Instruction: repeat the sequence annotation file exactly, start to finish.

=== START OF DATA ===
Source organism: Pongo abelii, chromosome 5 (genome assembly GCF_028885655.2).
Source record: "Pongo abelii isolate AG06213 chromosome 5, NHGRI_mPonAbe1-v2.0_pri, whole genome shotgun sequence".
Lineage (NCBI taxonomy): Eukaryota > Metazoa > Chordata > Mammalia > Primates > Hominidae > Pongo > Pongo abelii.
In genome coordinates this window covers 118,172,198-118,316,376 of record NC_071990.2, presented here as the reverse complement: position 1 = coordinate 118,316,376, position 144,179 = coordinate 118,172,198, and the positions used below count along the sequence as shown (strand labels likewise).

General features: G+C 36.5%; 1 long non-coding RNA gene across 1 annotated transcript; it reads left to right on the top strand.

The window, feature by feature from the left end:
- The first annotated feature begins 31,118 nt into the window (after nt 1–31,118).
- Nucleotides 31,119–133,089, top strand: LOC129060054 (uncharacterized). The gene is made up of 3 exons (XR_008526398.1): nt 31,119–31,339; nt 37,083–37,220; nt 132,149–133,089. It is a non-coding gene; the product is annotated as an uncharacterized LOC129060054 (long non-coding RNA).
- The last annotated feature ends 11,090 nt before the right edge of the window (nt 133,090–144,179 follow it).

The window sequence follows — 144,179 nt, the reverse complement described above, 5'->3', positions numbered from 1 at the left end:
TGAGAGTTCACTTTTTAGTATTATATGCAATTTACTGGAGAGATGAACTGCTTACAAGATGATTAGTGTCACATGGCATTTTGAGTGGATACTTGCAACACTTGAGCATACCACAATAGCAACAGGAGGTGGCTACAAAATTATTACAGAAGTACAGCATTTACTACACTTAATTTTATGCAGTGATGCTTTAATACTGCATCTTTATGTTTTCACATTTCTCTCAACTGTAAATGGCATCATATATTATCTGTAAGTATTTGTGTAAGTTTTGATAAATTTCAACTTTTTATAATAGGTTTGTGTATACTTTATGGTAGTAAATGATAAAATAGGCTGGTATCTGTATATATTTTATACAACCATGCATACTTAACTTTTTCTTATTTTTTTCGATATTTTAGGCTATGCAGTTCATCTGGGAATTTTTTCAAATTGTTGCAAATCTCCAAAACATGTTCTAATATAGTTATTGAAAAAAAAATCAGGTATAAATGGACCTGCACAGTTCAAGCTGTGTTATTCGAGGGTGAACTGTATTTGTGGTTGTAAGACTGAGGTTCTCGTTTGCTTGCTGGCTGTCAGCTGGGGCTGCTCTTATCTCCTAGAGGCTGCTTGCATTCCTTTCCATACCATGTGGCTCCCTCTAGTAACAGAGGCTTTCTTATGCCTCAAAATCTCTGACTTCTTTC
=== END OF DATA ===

Source organism: Pongo abelii, chromosome 5 (genome assembly GCF_028885655.2).
Source record: "Pongo abelii isolate AG06213 chromosome 5, NHGRI_mPonAbe1-v2.0_pri, whole genome shotgun sequence".
Lineage (NCBI taxonomy): Eukaryota > Metazoa > Chordata > Mammalia > Primates > Hominidae > Pongo > Pongo abelii.
In genome coordinates this window covers 118,172,198-118,316,376 of record NC_071990.2, presented here as the reverse complement: position 1 = coordinate 118,316,376, position 144,179 = coordinate 118,172,198, and the positions used below count along the sequence as shown (strand labels likewise).

General features: G+C 36.5%; 1 long non-coding RNA gene across 1 annotated transcript; it reads left to right on the top strand.

The window, feature by feature from the left end:
- The first annotated feature begins 31,118 nt into the window (after nt 1–31,118).
- Nucleotides 31,119–133,089, top strand: LOC129060054 (uncharacterized). The gene is made up of 3 exons (XR_008526398.1): nt 31,119–31,339; nt 37,083–37,220; nt 132,149–133,089. It is a non-coding gene; the product is annotated as an uncharacterized LOC129060054 (long non-coding RNA).
- The last annotated feature ends 11,090 nt before the right edge of the window (nt 133,090–144,179 follow it).

The window sequence follows — 144,179 nt, the reverse complement described above, 5'->3', positions numbered from 1 at the left end:
TGAGAGTTCACTTTTTAGTATTATATGCAATTTACTGGAGAGATGAACTGCTTACAAGATGATTAGTGTCACATGGCATTTTGAGTGGATACTTGCAACACTTGAGCATACCACAATAGCAACAGGAGGTGGCTACAAAATTATTACAGAAGTACAGCATTTACTACACTTAATTTTATGCAGTGATGCTTTAATACTGCATCTTTATGTTTTCACATTTCTCTCAACTGTAAATGGCATCATATATTATCTGTAAGTATTTGTGTAAGTTTTGATAAATTTCAACTTTTTATAATAGGTTTGTGTATACTTTATGGTAGTAAATGATAAAATAGGCTGGTATCTGTATATATTTTATACAACCATGCATACTTAACTTTTTCTTATTTTTTTCGATATTTTAGGCTATGCAGTTCATCTGGGAATTTTTTCAAATTGTTGCAAATCTCCAAAACATGTTCTAATATAGTTATTGAAAAAAAAATCAGGTATAAATGGACCTGCACAGTTCAAGCTGTGTTATTCGAGGGTGAACTGTATTTGTGGTTGTAAGACTGAGGTTCTCGTTTGCTTGCTGGCTGTCAGCTGGGGCTGCTCTTATCTCCTAGAGGCTGCTTGCATTCCTTTCCATACCATGTGGCTCCCTCTAGTAACAGAGGCTTTCTTATGCCTCAAAATCTCTGACTTCTTTC